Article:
I sometimes feel sorry for MEPs, and not just at Christmas. I’m thinking of those who do a good job as rapporteur on important dossiers, such as the revision of the Clinical Trials Directive. They put this on their website and in their press releases, but in most cases their constituents have no idea what it means. “What is it you were? A rapporteur? That’s nice,” is the most common response, if there is a response.
The job of a rapporteur is to steer legislation through the European Parliament in much the same way as a minister steers legislation through a national parliament, but the rapporteur does not have a government department for support or a governing majority. MEPs belong to different political groups, but there are no government and opposition parties in the parliament.
Rapporteurs take a proposal from the commission, and analyse it with a small team of assistants. Proposals can be extremely technical—as is often the case with chemicals, tax, medicines, financial regulation, and so on. They may have to seek expert help, but rapporteurs remain responsible for preparing a report and drafting amendments for a parliament committee.
Rapporteurs from other political groups (“shadow rapporteurs”) propose their own amendments and the main rapporteur has to consult with the shadows in the hope of reaching agreement. Ultimately the committee votes up or down on the amendments. Later there is a vote in the full parliament where again the rapporteur has to negotiate with the other political groups to seek agreement, or majority support, for the rapporteur’s favoured amendments.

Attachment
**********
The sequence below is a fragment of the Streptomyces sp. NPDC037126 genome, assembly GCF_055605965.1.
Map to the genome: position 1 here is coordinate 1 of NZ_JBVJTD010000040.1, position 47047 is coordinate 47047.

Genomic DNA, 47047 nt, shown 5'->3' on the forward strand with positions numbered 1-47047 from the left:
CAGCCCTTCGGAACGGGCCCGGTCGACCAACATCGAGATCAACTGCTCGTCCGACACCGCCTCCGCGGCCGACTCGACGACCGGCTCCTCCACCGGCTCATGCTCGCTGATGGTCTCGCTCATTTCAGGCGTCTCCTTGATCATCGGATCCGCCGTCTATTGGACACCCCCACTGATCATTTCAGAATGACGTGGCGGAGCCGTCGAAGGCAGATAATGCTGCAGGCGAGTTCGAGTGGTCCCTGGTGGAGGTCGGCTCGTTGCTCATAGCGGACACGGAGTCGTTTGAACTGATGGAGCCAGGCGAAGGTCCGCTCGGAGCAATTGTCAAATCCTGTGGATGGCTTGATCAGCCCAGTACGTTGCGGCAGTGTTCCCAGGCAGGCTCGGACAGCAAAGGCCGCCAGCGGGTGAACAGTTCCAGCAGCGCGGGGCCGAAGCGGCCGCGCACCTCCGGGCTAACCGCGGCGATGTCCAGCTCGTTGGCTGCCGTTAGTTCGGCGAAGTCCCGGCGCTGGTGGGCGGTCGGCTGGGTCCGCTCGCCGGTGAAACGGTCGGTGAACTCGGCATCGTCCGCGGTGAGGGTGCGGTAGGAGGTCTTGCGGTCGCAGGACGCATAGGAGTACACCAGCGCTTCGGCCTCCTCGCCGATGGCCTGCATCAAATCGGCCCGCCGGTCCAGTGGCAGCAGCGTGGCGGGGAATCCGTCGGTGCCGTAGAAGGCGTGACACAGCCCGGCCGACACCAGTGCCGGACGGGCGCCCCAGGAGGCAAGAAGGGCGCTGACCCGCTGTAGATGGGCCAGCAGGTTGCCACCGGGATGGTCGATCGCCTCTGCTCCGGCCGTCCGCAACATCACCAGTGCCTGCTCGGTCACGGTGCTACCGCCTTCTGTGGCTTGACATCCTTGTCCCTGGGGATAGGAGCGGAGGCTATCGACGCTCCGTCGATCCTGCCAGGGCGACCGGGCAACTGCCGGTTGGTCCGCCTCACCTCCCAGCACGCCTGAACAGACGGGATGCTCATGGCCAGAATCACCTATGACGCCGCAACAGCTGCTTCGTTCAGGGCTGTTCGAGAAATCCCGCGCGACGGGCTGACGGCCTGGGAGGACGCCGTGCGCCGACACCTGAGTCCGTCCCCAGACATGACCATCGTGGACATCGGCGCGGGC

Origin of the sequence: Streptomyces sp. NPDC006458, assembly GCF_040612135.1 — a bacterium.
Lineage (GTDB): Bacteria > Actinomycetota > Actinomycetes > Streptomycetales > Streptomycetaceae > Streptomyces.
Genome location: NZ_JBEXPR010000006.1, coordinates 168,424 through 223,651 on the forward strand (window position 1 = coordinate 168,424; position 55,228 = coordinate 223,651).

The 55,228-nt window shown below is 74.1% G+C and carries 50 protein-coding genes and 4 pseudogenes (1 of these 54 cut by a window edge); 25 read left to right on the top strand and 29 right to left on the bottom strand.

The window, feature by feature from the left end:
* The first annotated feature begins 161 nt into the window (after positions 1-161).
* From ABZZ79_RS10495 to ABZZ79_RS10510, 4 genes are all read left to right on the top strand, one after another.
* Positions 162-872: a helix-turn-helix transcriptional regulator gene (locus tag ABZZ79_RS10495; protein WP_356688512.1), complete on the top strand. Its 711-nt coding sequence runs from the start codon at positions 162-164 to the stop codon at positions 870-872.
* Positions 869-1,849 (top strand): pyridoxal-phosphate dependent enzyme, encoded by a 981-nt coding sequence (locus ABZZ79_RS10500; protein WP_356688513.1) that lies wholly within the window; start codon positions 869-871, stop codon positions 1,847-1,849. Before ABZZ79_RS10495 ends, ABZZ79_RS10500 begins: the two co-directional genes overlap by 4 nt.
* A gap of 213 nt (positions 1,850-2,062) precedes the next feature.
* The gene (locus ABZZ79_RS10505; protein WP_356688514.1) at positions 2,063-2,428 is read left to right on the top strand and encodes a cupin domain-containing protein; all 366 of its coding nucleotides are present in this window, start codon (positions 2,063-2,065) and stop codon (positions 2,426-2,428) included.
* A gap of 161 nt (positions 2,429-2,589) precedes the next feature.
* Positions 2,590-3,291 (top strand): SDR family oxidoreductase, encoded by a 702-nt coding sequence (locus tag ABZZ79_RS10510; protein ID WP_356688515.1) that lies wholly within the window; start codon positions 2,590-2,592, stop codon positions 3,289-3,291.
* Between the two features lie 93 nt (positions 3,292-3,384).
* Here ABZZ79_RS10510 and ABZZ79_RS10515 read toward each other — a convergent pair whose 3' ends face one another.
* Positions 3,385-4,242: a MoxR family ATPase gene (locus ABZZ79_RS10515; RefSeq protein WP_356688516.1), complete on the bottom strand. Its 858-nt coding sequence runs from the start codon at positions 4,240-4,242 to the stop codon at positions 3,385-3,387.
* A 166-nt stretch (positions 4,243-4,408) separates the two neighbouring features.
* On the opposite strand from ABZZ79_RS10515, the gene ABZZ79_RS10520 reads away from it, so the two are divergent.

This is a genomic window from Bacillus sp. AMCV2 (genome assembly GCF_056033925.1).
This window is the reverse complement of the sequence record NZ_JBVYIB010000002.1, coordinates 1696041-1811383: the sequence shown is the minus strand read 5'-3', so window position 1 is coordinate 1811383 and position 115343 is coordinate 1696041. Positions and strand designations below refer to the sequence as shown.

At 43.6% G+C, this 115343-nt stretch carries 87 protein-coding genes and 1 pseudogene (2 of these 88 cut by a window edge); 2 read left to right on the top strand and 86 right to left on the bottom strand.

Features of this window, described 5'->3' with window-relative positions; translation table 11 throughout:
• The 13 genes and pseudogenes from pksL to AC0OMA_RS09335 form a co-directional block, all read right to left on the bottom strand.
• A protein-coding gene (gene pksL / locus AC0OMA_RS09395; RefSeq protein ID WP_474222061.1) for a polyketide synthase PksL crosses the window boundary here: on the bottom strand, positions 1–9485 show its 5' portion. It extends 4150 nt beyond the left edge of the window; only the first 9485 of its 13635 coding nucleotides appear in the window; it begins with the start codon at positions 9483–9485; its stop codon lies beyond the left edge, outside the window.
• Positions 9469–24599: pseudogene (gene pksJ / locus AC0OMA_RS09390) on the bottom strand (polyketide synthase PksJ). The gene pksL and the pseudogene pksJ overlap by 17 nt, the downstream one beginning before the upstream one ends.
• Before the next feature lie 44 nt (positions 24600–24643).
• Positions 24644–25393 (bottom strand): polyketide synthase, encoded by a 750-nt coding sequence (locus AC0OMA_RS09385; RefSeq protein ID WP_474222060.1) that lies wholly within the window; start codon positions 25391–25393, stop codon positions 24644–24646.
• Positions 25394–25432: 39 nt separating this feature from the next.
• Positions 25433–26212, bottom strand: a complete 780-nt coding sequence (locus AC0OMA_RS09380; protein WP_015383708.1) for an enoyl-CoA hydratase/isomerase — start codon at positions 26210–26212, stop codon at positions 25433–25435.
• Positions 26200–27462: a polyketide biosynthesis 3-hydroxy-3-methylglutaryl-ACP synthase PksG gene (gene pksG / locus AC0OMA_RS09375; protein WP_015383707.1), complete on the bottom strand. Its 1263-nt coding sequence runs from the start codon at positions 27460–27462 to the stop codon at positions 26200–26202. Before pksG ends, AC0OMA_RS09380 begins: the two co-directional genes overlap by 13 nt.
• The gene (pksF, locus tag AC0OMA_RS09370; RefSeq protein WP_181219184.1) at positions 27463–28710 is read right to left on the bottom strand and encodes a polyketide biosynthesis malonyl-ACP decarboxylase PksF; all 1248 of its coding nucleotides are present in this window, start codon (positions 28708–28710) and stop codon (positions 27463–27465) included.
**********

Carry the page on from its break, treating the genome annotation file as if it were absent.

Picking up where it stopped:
The council (28 governments) will have their own views on the proposal and the parliament, council, and commission usually have to get together in a “trilogue” to reach agreement on a final text. The rapporteur leads the negotiations for the parliament, based on an agreed mandate.
Given the importance of rapporteurs, they are a magnet for many of the twenty thousand or so lobbyists based in Brussels (and in the rapporteur’s home country). About seventy staff of pharmaceutical companies have access passes to the European Parliament, with far greater numbers back in their offices and in consultancies acting on their behalf.
Although not all-powerful, rapporteurs can “set the agenda” for the European Parliament, by choosing expert advice and writing the first draft of a parliament opinion. They have more power and responsibility than most members of national parliaments.
I don’t feel sorry for all rapporteurs, and certainly not for those who simply let an industry group write their reports, saving themselves time and thought. It can happen.
It did not happen with the revision of the Clinical Trials Directive where Glenis Willmott was the rapporteur. The proposal itself ran to 107 pages, plus 127 pages of impact assessments. Her first report ran to 52 pages with 74 amendments, but a total of 731 amendments were submitted to the main committee voting on the proposal. Her task was to decide which amendments to back, not just on the basis of what was good, but on what was possible in negotiations with her fellow MEPs, and with the council, and commission. I don’t think she got all she wanted, and I would have liked to have seen more on academic and post marketing trials, but the final text is potentially a great advance for transparency, and more than I believed to be possible a year ago. Rapporteurs matter.
Competing interests: I declare that I have read and understood the BMJ Group policy on declaration of interests and I have no relevant interests to declare.
Jim Murray is a former director of BEUC the European Consumers Organisation, having previously been the first director of Consumer Affairs and Fair Trade in Ireland. He writes here in a personal capacity. During his time with BEUC, he was a founder and one time president of the Transatlantic Consumer Dialogue. Currently he is a member of the European Commission’s high level group on administrative burdens, and president of the European Foundation for Financial Inclusion.